Grinning Ben on a train (Where else?) – Caption reads “What if you knew your next words could crush his spirit?”
I had that conversation with Ben this morning. You know the one – that conversation that every parent dreads. The one where you have to tell your child that you will support his or her choice…but…
Ben graduated from his beloved Montessori School this year and is going off to grade 1 in the fall at a new school. After a lot of soul-searching, research, and discussion, we decided to put him in French Immersion, which means being bussed out of town, instead of our local English school. The combination of an excellent Montessori education and Ben’s innate gifts means that he will be entering grade 1 at an advantage, reading and writing fluently and with an understanding of basic math, and Ian and I have been very concerned that without something to challenge him, between boredom and his natural…uh…exuberance, he could be a real behaviour problem.
We toured his new school and met the principal in the spring, and Ben is super-excited about it, but the fact remains that he is going to be thrust into a completely new environment, knowing no-one and with no safety net of teachers or friends who already know him – And when it comes to Ben, there’s an awful lot of him to know.
Which brings us to The Conversation. Ben has been trying to decide what kind of backpack to get for school. He just got an Angry Birds pencil case for his birthday and he had planned to get a matching backpack, but this morning he told me that he was reconsidering and was thinking about Thomas the Tank Engine – Enter the Moment Of Truth.
What would you have said?
Ben LOVES Thomas. Ben HATES superheroes. Ben’s world view is one of friendship and beauty and kindness, not anger and fighting bad guys. In Ben’s world, if someone is “bad” it’s because they are feeling left out, and all you have to do is show them that they are loved and then everyone can be friends together. There’s no evil to fight. There’s no punching or yelling or explosions. The ugliest, the very worst word that Ben can name is “hate.” The most hurtful thing that Molly can do is call him “Bad Ben” – and then he pretends to cry and says, “You hurt my feelings,” and she apologizes and they hug and make up.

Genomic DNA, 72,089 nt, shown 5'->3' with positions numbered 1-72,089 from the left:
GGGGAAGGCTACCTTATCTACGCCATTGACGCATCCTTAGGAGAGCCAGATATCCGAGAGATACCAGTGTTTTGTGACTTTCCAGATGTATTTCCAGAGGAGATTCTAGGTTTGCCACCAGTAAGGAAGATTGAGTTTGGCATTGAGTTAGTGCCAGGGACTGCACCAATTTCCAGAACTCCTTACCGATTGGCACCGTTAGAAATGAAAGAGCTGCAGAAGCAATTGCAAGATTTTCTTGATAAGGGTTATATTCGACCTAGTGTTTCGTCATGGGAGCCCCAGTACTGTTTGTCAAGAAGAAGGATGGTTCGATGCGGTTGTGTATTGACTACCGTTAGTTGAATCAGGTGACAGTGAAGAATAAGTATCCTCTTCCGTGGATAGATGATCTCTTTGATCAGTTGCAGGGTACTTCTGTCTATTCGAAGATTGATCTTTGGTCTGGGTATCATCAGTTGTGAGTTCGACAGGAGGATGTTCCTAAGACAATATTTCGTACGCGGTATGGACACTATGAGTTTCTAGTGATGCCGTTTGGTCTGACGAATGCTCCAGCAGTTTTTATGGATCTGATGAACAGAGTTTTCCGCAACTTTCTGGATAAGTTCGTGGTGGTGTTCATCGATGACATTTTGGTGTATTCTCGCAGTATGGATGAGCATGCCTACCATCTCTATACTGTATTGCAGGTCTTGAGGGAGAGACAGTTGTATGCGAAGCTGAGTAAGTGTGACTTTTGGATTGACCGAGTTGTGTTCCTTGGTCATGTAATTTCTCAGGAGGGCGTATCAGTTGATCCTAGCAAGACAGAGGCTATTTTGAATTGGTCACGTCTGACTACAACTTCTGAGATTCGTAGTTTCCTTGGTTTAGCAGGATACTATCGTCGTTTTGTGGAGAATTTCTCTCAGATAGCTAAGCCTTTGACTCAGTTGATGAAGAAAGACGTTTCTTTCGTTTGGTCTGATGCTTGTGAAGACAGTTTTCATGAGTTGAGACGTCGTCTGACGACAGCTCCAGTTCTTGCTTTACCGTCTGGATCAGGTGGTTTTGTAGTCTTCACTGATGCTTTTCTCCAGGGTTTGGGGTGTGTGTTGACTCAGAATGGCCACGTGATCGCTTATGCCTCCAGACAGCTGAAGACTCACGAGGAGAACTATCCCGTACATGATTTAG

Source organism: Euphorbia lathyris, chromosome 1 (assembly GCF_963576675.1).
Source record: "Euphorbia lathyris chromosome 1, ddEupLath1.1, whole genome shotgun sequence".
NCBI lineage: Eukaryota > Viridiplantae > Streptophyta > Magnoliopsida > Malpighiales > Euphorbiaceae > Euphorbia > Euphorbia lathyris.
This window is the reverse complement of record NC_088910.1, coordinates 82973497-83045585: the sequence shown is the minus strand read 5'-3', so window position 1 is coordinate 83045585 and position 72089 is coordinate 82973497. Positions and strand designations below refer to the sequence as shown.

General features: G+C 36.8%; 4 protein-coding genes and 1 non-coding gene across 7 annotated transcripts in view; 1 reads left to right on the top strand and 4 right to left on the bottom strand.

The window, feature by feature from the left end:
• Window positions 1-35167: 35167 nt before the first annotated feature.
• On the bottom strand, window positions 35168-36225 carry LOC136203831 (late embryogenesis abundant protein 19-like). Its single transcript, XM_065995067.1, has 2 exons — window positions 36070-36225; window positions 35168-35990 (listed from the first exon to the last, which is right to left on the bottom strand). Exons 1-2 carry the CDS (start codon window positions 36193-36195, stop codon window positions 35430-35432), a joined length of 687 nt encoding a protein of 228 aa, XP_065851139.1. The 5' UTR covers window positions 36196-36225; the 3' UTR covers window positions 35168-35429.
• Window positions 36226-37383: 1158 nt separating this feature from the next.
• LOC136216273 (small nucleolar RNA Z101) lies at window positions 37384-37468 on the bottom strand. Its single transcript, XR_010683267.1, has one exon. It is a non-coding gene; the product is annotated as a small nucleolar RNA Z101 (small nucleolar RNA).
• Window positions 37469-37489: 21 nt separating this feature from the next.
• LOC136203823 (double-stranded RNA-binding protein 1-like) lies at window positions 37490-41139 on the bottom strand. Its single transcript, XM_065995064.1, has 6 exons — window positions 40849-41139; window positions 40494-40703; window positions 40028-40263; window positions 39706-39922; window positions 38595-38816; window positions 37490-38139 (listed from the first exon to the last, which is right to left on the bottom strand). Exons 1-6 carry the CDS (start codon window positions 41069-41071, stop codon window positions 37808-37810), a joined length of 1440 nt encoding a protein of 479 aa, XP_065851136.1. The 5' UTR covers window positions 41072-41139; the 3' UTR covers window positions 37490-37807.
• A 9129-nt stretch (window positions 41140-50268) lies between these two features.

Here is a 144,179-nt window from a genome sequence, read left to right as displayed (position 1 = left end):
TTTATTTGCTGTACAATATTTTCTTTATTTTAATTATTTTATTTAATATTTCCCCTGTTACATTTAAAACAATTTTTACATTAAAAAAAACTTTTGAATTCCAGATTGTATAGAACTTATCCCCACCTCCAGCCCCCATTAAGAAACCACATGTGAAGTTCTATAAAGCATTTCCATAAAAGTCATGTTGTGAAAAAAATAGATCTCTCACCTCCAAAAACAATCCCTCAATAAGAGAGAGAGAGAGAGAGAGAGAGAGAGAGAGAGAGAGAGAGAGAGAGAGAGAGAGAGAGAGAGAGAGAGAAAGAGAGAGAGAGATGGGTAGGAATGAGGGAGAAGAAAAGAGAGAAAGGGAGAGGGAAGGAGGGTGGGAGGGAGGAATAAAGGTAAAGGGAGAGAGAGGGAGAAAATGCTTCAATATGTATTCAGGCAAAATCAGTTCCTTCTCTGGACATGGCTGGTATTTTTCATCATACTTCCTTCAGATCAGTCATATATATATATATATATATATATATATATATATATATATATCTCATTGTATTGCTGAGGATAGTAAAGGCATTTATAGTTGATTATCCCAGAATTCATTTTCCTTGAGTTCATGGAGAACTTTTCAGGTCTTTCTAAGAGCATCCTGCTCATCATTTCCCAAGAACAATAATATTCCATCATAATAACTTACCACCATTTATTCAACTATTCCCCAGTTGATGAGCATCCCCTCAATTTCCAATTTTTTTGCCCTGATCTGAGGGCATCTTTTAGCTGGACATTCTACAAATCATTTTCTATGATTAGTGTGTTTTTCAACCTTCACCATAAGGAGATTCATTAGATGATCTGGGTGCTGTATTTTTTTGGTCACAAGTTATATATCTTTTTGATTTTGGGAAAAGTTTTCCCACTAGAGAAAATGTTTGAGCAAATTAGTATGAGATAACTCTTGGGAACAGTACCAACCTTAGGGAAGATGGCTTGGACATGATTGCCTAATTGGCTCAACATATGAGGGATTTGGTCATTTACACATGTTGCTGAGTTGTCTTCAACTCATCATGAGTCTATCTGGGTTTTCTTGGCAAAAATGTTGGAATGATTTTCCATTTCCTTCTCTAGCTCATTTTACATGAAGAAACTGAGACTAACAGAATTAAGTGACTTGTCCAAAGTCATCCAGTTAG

He is my sensitive, kind, loving boy who appreciates everyone for their own unique qualities and would never hurt anyone on purpose, and who feels every hurt so very deeply, whether it is being teased himself, seeing a classmate in distress, or even losing a piece of a craft kit to a restaurant garbage and weeping bitter tears over “Little Axle’s” imagined pain at being tossed into the dumpster.
Ben places flowers around the dead butterfly at the Niagara Butterfly Conservatory
And he wants to bring a Thomas backpack to Grade One, where he will walk through the door on the first day of school, smiling confidently, into what I imagine to be a towering mob of larger-than life cartoon villains brandishing Spiderman and Sponge-Bob Squarepants gear and laughing at my little boy.
What would you have said?
My heart hurt just thinking about it. Do I get the Thomas backpack and hope for the best but imagine the worst, where that first day of school leads to a year of my beautiful, sensitive, loving, giant-hearted little boy being broken down, losing that amazing spark of wonderfulness that makes him who he is?
Or do I have The Conversation – the one where I have to destroy that innocence and tell him that there are people in this world who want to hurt you; who won’t respond to “That hurts my feelings,” with an apology and a hug but rather with a cruel laugh and continued taunts. Would my words be the splash of cold water that snuffs out that spark anyway?